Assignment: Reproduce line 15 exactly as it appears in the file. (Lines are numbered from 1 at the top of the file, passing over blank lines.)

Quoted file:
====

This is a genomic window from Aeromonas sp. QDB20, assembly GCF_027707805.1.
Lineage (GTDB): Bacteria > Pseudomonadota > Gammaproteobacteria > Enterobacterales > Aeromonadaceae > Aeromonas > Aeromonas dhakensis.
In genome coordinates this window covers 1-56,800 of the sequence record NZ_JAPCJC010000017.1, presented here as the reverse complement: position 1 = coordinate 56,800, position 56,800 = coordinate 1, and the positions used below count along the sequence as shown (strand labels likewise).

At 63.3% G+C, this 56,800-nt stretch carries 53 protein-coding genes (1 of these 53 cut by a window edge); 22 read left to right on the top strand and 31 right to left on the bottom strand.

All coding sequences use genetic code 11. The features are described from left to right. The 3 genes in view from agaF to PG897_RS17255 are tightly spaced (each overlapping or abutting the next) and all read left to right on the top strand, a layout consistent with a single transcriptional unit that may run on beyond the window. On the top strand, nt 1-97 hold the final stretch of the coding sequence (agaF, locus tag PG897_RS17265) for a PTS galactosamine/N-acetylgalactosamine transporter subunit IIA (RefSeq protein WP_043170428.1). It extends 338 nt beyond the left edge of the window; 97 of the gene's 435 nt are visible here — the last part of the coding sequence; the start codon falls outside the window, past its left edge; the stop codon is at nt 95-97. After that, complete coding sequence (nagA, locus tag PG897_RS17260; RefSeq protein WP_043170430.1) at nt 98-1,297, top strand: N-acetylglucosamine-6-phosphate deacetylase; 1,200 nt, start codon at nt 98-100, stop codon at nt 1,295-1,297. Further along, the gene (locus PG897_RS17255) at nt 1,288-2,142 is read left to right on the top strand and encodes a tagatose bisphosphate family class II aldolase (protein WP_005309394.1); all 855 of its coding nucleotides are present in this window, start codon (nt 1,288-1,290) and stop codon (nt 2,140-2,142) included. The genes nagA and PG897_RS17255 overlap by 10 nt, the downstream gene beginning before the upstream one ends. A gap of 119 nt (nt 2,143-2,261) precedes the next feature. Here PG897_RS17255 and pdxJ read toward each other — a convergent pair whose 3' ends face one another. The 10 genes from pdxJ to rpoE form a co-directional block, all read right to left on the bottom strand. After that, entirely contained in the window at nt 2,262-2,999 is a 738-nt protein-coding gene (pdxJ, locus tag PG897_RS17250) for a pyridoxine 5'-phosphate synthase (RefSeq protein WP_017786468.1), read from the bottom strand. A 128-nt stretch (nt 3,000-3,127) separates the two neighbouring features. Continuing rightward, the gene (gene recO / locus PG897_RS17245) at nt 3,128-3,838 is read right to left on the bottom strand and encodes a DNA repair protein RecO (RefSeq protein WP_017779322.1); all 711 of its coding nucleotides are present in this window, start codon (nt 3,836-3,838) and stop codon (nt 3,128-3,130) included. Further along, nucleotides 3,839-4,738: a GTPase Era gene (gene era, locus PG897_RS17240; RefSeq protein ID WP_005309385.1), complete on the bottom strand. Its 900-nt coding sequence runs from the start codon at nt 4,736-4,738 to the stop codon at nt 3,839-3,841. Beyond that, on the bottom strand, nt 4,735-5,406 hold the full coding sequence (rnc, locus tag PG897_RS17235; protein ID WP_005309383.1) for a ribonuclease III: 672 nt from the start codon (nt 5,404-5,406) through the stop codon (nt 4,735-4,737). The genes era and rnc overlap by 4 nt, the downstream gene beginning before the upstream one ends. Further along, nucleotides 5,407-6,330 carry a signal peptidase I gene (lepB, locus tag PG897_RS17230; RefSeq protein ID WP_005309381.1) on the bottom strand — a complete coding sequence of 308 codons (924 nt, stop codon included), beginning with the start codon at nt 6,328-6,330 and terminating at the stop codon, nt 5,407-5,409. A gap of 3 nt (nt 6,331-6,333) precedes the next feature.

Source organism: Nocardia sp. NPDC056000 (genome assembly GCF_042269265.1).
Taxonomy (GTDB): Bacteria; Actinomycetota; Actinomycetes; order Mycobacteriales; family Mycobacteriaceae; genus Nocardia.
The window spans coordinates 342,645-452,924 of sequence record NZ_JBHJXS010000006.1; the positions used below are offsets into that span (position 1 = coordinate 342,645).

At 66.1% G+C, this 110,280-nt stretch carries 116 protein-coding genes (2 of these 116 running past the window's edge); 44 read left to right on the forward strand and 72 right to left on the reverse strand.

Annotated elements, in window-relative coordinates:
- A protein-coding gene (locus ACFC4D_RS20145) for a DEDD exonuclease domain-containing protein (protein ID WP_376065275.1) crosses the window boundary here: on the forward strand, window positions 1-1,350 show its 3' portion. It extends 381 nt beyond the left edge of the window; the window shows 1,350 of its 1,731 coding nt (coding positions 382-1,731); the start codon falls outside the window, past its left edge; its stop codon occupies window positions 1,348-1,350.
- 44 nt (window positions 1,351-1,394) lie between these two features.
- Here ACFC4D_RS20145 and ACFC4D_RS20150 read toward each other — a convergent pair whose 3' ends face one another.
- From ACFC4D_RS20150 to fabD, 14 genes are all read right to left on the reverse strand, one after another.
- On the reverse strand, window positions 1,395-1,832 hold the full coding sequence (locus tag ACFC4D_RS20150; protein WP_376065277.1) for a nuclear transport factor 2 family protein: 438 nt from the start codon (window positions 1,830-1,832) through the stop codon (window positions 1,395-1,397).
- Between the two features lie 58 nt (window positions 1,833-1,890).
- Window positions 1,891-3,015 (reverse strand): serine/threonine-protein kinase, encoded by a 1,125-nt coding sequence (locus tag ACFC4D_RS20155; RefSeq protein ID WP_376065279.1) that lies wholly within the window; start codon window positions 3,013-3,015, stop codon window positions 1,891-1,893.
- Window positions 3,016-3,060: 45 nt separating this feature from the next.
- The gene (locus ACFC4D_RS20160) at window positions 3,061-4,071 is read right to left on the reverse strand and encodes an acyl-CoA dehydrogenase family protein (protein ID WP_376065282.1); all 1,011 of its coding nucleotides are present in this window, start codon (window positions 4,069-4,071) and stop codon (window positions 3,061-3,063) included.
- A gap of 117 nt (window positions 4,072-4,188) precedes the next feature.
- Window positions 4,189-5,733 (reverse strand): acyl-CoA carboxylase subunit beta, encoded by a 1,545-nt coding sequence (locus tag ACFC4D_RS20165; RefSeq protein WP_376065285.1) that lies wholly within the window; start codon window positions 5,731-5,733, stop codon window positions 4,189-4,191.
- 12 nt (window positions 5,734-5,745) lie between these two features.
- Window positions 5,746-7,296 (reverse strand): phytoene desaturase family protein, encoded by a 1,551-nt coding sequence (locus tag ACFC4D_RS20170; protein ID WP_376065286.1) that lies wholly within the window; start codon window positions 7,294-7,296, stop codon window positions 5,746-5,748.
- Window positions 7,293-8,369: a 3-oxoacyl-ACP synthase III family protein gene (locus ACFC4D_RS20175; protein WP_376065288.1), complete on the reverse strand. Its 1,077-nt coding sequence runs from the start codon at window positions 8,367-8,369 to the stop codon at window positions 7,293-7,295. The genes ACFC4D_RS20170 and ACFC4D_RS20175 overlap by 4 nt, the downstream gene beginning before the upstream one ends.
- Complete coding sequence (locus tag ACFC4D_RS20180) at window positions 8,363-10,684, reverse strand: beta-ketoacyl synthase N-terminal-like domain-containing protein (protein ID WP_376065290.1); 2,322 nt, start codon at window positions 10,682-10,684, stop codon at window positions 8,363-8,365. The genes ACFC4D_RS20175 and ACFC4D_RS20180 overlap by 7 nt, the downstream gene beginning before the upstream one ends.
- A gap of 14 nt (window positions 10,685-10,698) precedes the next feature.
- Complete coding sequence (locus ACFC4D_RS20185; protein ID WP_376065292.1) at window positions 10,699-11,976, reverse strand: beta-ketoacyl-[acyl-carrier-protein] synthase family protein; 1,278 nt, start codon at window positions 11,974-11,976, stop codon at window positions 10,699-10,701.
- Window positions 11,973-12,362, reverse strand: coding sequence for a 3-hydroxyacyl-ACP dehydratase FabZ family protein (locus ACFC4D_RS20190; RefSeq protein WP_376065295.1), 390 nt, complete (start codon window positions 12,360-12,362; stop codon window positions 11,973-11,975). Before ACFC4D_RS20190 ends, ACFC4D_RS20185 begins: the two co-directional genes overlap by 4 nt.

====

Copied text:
- On the reverse strand, window positions 1,395-1,832 hold the full coding sequence (locus tag ACFC4D_RS20150; protein WP_376065277.1) for a nuclear transport factor 2 family protein: 438 nt from the start codon (window positions 1,830-1,832) through the stop codon (window positions 1,395-1,397).